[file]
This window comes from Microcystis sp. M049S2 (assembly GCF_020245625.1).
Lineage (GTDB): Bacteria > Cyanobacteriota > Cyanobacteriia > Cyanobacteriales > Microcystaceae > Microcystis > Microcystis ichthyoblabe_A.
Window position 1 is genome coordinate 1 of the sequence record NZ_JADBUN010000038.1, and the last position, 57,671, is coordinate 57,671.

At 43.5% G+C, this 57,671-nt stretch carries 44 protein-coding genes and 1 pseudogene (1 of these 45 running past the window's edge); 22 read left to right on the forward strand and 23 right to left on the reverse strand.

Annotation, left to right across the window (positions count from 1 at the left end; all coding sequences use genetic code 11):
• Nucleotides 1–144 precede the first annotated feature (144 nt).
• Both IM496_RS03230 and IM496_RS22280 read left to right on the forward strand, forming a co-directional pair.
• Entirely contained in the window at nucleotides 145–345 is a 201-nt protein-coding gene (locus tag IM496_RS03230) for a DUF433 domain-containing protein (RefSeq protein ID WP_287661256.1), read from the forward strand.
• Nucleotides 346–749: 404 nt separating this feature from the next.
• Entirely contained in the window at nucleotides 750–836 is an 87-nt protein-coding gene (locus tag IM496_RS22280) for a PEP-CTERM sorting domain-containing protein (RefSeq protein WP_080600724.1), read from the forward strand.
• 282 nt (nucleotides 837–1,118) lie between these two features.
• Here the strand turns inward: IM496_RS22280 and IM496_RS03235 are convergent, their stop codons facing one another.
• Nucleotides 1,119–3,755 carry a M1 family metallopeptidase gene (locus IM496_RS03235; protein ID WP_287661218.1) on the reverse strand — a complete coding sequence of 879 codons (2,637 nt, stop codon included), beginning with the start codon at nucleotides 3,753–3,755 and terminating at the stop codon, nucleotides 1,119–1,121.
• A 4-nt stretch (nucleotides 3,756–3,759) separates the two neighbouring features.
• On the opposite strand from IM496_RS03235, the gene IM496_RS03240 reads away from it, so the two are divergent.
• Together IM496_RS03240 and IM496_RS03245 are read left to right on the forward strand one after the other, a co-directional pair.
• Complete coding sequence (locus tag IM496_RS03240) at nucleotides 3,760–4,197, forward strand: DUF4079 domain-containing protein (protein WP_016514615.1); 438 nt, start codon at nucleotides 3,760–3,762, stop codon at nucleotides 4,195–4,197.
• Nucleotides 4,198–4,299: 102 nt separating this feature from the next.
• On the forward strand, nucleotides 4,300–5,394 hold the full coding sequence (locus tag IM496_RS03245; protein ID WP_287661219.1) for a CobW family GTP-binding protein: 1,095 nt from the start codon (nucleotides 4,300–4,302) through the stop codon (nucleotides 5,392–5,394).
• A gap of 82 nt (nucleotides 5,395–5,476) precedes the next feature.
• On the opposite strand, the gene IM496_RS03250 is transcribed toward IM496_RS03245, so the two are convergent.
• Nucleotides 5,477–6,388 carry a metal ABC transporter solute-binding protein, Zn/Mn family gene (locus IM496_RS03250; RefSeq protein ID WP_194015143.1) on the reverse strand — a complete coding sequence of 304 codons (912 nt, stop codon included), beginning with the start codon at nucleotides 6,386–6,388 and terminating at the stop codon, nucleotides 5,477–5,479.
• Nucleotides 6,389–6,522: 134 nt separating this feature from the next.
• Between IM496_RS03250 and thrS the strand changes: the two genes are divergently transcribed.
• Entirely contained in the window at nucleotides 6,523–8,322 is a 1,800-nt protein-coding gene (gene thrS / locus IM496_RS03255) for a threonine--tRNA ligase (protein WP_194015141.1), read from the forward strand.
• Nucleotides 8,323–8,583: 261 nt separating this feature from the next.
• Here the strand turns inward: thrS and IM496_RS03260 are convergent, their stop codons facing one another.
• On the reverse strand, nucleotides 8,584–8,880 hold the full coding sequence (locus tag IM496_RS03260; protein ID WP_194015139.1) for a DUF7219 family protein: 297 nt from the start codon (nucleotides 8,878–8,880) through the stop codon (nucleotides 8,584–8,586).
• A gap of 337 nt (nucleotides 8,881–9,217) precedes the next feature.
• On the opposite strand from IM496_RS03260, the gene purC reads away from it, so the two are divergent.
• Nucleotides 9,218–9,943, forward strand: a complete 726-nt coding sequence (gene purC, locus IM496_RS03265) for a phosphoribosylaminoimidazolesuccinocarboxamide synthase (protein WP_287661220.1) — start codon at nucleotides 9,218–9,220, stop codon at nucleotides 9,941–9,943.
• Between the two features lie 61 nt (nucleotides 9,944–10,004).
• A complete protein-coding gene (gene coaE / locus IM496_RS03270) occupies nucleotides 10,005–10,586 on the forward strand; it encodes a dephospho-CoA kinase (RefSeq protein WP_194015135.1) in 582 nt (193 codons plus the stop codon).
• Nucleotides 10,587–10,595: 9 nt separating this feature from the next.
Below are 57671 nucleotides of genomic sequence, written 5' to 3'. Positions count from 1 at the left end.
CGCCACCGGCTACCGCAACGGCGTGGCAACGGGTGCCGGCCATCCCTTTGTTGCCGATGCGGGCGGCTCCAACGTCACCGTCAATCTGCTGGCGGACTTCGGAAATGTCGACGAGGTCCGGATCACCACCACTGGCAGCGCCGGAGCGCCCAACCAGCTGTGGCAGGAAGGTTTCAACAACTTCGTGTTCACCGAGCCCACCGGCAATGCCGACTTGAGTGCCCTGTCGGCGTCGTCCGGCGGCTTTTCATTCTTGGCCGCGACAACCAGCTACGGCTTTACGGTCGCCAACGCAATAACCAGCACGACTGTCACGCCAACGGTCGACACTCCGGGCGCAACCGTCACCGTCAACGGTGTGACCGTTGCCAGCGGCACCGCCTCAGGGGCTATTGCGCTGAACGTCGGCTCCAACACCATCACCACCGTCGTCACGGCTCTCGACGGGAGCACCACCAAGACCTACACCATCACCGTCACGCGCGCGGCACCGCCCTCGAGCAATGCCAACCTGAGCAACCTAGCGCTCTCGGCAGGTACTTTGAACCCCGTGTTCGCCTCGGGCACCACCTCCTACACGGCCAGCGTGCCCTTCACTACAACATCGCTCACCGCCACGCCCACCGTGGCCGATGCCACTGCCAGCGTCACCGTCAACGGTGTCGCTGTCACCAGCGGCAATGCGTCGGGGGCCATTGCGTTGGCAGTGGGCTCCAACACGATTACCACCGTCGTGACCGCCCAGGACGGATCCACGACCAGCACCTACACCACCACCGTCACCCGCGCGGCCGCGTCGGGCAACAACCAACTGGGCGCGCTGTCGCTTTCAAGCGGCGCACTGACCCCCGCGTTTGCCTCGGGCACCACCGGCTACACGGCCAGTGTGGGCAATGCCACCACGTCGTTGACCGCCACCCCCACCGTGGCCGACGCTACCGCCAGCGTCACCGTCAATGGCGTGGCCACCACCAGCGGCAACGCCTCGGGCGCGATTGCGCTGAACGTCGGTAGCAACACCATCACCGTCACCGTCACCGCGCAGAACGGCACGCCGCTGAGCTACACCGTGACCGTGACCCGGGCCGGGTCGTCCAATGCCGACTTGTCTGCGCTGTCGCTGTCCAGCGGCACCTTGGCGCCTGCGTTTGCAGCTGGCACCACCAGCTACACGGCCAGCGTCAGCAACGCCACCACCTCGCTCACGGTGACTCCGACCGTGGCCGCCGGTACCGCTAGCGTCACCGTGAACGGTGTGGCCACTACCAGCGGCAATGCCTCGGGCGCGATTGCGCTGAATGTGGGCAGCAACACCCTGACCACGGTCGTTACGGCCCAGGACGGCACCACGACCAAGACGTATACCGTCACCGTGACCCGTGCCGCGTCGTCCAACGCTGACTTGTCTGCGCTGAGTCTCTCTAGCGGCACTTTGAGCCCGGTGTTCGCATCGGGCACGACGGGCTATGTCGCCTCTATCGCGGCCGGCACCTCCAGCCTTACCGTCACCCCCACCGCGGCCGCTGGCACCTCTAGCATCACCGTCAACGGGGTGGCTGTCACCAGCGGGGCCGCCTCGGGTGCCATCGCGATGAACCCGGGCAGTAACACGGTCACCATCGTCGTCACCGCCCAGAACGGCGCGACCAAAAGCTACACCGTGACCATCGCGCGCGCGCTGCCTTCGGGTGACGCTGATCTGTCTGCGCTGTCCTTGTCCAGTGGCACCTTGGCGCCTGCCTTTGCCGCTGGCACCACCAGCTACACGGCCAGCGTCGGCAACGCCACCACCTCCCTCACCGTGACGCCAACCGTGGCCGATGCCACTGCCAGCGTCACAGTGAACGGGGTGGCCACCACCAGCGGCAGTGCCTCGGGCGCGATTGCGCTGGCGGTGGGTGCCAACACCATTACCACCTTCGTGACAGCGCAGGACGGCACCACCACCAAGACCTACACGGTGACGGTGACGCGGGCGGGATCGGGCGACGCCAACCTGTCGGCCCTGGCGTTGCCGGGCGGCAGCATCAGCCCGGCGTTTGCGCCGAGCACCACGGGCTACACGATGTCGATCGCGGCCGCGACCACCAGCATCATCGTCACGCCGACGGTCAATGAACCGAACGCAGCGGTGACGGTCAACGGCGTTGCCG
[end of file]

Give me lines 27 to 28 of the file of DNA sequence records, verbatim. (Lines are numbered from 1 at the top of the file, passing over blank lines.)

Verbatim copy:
• Here the strand turns inward: thrS and IM496_RS03260 are convergent, their stop codons facing one another.
• On the reverse strand, nucleotides 8,584–8,880 hold the full coding sequence (locus tag IM496_RS03260; protein ID WP_194015139.1) for a DUF7219 family protein: 297 nt from the start codon (nucleotides 8,878–8,880) through the stop codon (nucleotides 8,584–8,586).